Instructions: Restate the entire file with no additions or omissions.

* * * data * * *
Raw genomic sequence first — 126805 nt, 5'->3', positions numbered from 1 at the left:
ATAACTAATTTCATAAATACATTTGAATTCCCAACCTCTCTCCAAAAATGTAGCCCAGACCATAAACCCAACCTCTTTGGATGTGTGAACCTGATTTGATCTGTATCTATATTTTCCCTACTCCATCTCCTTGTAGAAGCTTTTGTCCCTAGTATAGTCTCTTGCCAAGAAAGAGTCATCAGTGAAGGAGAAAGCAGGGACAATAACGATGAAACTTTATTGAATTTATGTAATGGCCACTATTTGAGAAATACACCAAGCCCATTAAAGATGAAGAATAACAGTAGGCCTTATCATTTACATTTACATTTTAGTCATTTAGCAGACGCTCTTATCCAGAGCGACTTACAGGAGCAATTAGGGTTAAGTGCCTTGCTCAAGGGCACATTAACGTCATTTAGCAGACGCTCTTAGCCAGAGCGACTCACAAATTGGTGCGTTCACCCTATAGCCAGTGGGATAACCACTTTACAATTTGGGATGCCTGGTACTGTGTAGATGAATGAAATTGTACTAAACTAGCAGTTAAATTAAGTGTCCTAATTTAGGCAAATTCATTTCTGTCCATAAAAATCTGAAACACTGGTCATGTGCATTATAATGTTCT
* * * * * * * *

Raw genomic sequence first — 126805 nt, 5'->3', positions numbered from 1 at the left:
ATAACTAATTTCATAAATACATTTGAATTCCCAACCTCTCTCCAAAAATGTAGCCCAGACCATAAACCCAACCTCTTTGGATGTGTGAACCTGATTTGATCTGTATCTATATTTTCCCTACTCCATCTCCTTGTAGAAGCTTTTGTCCCTAGTATAGTCTCTTGCCAAGAAAGAGTCATCAGTGAAGGAGAAAGCAGGGACAATAACGATGAAACTTTATTGAATTTATGTAATGGCCACTATTTGAGAAATACACCAAGCCCATTAAAGATGAAGAATAACAGTAGGCCTTATCATTTACATTTACATTTTAGTCATTTAGCAGACGCTCTTATCCAGAGCGACTTACAGGAGCAATTAGGGTTAAGTGCCTTGCTCAAGGGCACATTAACGTCATTTAGCAGACGCTCTTAGCCAGAGCGACTCACAAATTGGTGCGTTCACCCTATAGCCAGTGGGATAACCACTTTACAATTTGGGATGCCTGGTACTGTGTAGATGAATGAAATTGTACTAAACTAGCAGTTAAATTAAGTGTCCTAATTTAGGCAAATTCATTTCTGTCCATAAAAATCTGAAACACTGGTCATGTGCATTATAATGTTCT